World Cruise 2013

Trip Start Jan 04, 2013
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32
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Trip End May 01, 2013


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Flag of French Guiana  ,
Wednesday, May 8, 2013

On the 110th day after a sea day we arrived off Devil's Island, French Guiana. This island has a dark and intriguing history. The smallest and northernmost of the three islands off the coast of French Guiana and was part of the notorious French penal colony until 1952. Opened by Emperor Napoleon III’s government in 1852, the prison became one of the most infamous prisons in history. The inmates ran the gamut from political prisoners to thieves and murderers. The harsh conditions and rapid spread of diseases, including malaria, guaranteed that more than 80,000 prisoners were never seen again and 50,000 lost their lives there and were thrown into the shark infested waters for disposal. The remote location, rocky coastline and treacherous waters inhabited by sharks, made escape virtually impossible. Those who were sentenced to seven or more years and still managed to survive, were required to stay in French Guyana for the rest of their lives. You can imagine that the guards and the commandants sent here were not of the highest caliber, and many were mean and sadistic.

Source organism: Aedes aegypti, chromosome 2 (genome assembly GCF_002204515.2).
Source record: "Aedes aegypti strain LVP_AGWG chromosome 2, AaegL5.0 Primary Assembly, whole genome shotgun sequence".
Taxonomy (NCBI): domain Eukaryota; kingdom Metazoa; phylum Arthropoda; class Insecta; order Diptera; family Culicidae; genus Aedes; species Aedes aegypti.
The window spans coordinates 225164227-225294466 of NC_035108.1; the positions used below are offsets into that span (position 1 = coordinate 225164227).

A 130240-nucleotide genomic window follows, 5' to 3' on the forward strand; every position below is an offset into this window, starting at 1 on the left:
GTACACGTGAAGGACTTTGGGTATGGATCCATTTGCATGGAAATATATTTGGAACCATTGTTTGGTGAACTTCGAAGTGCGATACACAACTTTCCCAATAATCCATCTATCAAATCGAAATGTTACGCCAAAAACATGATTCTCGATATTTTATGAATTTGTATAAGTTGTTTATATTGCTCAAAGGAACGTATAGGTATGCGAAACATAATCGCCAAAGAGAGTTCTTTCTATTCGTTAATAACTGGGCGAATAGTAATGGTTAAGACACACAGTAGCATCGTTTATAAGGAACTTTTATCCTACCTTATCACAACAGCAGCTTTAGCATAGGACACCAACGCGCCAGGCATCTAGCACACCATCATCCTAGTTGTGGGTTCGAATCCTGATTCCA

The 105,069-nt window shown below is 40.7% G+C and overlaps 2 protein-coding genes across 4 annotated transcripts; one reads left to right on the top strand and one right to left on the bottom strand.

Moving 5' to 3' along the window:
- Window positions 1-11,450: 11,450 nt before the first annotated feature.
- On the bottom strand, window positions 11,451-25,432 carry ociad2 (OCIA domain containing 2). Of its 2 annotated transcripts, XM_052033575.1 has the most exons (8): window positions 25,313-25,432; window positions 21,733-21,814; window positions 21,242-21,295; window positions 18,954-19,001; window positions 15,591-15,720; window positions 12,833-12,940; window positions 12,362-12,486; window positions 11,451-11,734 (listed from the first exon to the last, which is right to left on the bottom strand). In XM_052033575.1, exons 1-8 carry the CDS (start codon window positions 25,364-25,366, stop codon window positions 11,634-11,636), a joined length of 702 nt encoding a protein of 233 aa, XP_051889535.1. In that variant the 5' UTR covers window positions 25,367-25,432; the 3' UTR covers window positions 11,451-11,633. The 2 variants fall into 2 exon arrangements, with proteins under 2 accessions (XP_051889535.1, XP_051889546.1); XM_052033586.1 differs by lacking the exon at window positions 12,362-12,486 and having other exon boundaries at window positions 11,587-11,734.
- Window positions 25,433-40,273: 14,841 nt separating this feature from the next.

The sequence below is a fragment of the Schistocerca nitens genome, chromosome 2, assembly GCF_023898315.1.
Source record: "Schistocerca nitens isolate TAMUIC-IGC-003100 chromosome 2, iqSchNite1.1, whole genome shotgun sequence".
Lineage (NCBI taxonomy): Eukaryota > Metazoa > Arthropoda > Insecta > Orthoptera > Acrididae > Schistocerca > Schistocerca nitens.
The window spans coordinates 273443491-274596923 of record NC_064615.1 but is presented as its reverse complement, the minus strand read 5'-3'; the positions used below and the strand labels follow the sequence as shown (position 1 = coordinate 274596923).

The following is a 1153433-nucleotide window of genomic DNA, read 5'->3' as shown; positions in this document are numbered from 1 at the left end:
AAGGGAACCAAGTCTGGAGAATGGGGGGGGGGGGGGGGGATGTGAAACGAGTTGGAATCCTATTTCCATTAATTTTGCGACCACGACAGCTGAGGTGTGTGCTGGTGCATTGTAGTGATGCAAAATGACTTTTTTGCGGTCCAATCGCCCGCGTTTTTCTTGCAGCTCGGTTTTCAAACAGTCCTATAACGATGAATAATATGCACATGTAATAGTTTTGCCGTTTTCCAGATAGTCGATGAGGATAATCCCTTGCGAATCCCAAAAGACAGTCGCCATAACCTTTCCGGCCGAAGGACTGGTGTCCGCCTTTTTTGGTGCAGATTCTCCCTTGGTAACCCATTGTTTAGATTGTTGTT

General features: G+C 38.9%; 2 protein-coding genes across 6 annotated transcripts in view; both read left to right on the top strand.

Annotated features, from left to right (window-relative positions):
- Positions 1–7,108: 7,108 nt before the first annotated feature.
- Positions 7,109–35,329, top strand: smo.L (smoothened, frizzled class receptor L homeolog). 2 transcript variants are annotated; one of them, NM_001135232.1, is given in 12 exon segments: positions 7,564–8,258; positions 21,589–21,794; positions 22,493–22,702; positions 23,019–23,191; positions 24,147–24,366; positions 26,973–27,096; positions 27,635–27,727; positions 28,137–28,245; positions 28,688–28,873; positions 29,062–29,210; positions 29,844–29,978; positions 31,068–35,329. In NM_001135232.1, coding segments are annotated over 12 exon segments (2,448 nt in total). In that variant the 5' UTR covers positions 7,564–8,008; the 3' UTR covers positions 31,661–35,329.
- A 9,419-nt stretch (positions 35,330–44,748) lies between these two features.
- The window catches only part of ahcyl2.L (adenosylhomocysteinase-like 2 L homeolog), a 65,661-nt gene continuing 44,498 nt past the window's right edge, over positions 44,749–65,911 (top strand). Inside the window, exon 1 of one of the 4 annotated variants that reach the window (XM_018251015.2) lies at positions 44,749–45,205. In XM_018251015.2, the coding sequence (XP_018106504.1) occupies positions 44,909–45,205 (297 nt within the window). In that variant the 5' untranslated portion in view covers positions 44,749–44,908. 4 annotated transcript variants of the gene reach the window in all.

Papillons, a best selling book by ex Devil’s Island convict Henri Charriere tells a compelling story of escapes, friendship and solitary confinement that would break most men. The movie starred Steve McQueen and Dustin Hoffman would be shown after we visited the island today.   The tender ride was easy and smooth and we were on the island relatively early before the heat for the day set upon us. We followed the southern path along the island and came upon stairs, leading to the director’s quarters and hotel, these were steep and irregular and one could easily trip and fall. To say the building were in disrepair would be an understatement. They were covered with foliage both inside and outside the buildings. Next we came to the cellblock were the prisoners were kept they were very small and had one steel cot in each cell. We took a few photos and went to the Hospital and Chapel that were both in disrepair but workmen were there in the process of refurbishing them. There was also a small hotel that guests could stay on the island with very few amenities and a bargain basement price. The path down led past a children’s cemetery and there were a number of graves, remember all the inmates were thrown into the sea when they expired. The most famous resident, Captain Dreyfuss, was a political prisoner who was falsely accused of espionage, but more probably was guilty of being Jewish during an anti Semitic era. In 1893, the French army officer was accused of planning to deliver an anonymous document that revealed French military secrets to the German embassy in Paris. It wasn’t until 1896 that the head of intelligence uncovered evidence that another officer Major Esterhazy was the guilty party. At the same time friends and family of Dreyfuss found similar proof. The officer who uncovered the evidence was dismissed from the service and Esterhazy was court-martialed, but was acquitted in 1898. People have always lied and cheated and tried to implicate innocents from the beginning of time. In 1938 France stopped sending prisoners to Devil’s Island, and in 1952 the prison closed forever.
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